Washington Wine Spotlight: Columbia Gorge AVA

When it comes to buzzworthy Washington wine regions, a little bit of everything—and magic—is happening on a tiny patch in southern Washington
| FROM THE PRINT EDITION |
 
 
Brian McCormick, winemaker at Memaloose winery in Lyle, Washington, is drawn to the Gorge’s microclimates and singular winemaking opportunities

Draw a triangle around the Columbia Gorge AVA, Washington’s most beautiful winegrowing region. From the west comes the maritime influence of the Pacific Ocean. From the east, dry air from the arid continental Columbia River basin. From the north, the cooling effects of the alpine Cascade crest. At the nexus (somewhere near Hood River, Oregon), these forces collide, with predictably wild climatic results. Here, in the transition zone between east and west, a rogues’ gallery of farmers and winemakers are producing some of the Northwest’s most exciting wines.

The Gorge is best known as Washington’s most successful coolest-climate winemaking region, perfect for brightly acidic white wines and light-bodied, ethereal reds. But the region stubbornly resists easy characterization. Brian McCormick, the farmer/winemaker behind Memaloose, a winery located in tiny Lyle, Washington, arrived in the Gorge in 2001 “on the run out of Sonoma County,” he says. He was attracted to the Gorge precisely because its varied microclimates and soils make it a difficult region to pin down. “There is a distinct phase change that occurs in the Gorge, as between a liquid and a solid,” notes McCormick. “In the transition, you can witness unexpected behavior.”

McCormick is not the only wanderer attracted to the Gorge. Because of the dynamic geography of the place, with 2,000-foot elevation swings and little in the way of flatlands, vineyard holdings have remained tiny, and a community of small-vineyard owners and small wineries has emerged, with a shared love of pushing the winemaking envelope. James Mantone, whose Syncline (also in Lyle) is the best known of the Gorge wineries, calls out the area’s “tortured topography,” which offers “potential for creating wines of singular terroir; wines from small intimate vineyards that will never be big enough to sell to 30 clients.” McCormick, too, champions the intimacy of the Gorge, noting that the wineries are “small-scale, varied and personality-driven, with an unmistakable, restless propensity for experimentation.” This region is the science lab of Washington wine.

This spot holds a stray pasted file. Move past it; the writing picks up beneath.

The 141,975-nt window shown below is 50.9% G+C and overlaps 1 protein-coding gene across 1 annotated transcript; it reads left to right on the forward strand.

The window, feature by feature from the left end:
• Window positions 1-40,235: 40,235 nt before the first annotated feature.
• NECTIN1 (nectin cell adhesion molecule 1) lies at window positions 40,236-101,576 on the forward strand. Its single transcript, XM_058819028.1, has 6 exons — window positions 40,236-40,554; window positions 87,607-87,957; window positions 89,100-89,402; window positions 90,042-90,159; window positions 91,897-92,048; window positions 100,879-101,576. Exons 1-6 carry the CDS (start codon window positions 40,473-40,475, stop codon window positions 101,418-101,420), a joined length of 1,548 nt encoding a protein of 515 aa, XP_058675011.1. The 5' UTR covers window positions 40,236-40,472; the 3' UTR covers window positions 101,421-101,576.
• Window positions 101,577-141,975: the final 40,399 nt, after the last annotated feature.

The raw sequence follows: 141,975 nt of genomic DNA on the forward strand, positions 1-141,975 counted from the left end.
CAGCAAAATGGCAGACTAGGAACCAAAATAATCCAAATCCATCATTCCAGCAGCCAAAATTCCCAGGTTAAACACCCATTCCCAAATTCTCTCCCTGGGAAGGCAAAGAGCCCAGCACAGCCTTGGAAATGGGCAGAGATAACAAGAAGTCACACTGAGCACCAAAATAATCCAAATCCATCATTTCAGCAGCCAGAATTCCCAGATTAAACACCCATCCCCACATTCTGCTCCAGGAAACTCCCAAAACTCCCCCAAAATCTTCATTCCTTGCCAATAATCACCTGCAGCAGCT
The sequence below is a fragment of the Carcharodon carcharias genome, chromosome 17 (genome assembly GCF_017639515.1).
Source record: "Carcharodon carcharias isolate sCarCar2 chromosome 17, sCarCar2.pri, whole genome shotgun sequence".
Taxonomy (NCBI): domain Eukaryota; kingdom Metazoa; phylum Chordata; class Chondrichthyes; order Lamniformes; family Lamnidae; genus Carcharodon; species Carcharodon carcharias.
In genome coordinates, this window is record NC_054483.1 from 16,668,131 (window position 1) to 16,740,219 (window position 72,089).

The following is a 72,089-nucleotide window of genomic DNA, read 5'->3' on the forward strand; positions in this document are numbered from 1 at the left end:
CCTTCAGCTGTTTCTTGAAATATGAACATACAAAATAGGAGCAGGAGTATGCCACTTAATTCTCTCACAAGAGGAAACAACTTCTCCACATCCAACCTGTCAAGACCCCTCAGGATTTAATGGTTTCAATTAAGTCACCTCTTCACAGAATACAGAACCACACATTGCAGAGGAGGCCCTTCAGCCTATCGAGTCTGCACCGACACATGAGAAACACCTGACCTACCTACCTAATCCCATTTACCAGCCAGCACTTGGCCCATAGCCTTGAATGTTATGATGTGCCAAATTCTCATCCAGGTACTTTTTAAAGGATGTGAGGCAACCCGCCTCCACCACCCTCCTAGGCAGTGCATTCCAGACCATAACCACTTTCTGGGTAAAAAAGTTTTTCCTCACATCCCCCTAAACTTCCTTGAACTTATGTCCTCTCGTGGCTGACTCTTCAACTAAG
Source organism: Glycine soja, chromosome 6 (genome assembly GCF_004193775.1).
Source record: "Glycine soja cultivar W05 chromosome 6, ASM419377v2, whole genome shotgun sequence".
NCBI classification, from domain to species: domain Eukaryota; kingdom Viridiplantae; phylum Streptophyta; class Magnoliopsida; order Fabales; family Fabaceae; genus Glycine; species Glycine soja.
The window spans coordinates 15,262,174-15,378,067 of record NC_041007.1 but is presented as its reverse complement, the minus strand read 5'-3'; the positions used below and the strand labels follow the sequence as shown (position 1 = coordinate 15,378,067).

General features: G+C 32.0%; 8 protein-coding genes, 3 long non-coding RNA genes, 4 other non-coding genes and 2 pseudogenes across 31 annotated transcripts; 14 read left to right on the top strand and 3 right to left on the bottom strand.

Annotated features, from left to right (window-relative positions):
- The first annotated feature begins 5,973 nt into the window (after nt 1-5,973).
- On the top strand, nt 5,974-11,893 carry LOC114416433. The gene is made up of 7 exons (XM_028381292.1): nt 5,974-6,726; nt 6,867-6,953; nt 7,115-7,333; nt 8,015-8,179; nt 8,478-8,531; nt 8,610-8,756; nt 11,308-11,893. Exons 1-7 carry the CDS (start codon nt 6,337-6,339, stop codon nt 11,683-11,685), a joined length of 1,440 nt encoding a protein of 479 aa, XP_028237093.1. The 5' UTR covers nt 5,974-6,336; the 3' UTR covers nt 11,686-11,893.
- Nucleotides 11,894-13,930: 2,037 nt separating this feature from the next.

Currently, a high proportion of visitors to the Gorge come from Portland, only an hour’s drive away, but the region seems perfectly poised to attract more Seattleites. About a four-hour drive from Seattle, it is perfect long-weekend territory, and the town of Hood River offers charming restaurants and accommodations. The wineries are delightful to visit and often too small to hire tasting-room staff. “Many of us are owner/operators who you’ll meet in the tasting room,” says Steven Thompson, whose Analemma Wines is based across the Columbia in Mosier, Oregon.

Thompson relocated to the Gorge after stints in Walla Walla and New Zealand, in part because of the area’s “unparalleled aesthetic and geographical beauty.” It’s a viticultural area that looks more like the Mosel region in Germany, with its scenic hillsides descending towards a meandering river, than it does like eastern Washington’s arid desert. “There are thoughtful farmers here,” adds Thompson, “farming some of the Northwest’s oldest sites, and creating some of the most compelling cool-climate wines in the Northwest.”


From left: 2014 Syncline Estate Syrah, 2013 Memaloose Estate Cabernet Franc Idiot’s Grace Vineyard, 2015 Domaine Pouillon Blanc du Moulin, 2015 Cor Cellars Alba Cor Celilo Vineyard, 2014 Analemma Pinot Noir Oak Ridge Vineyard

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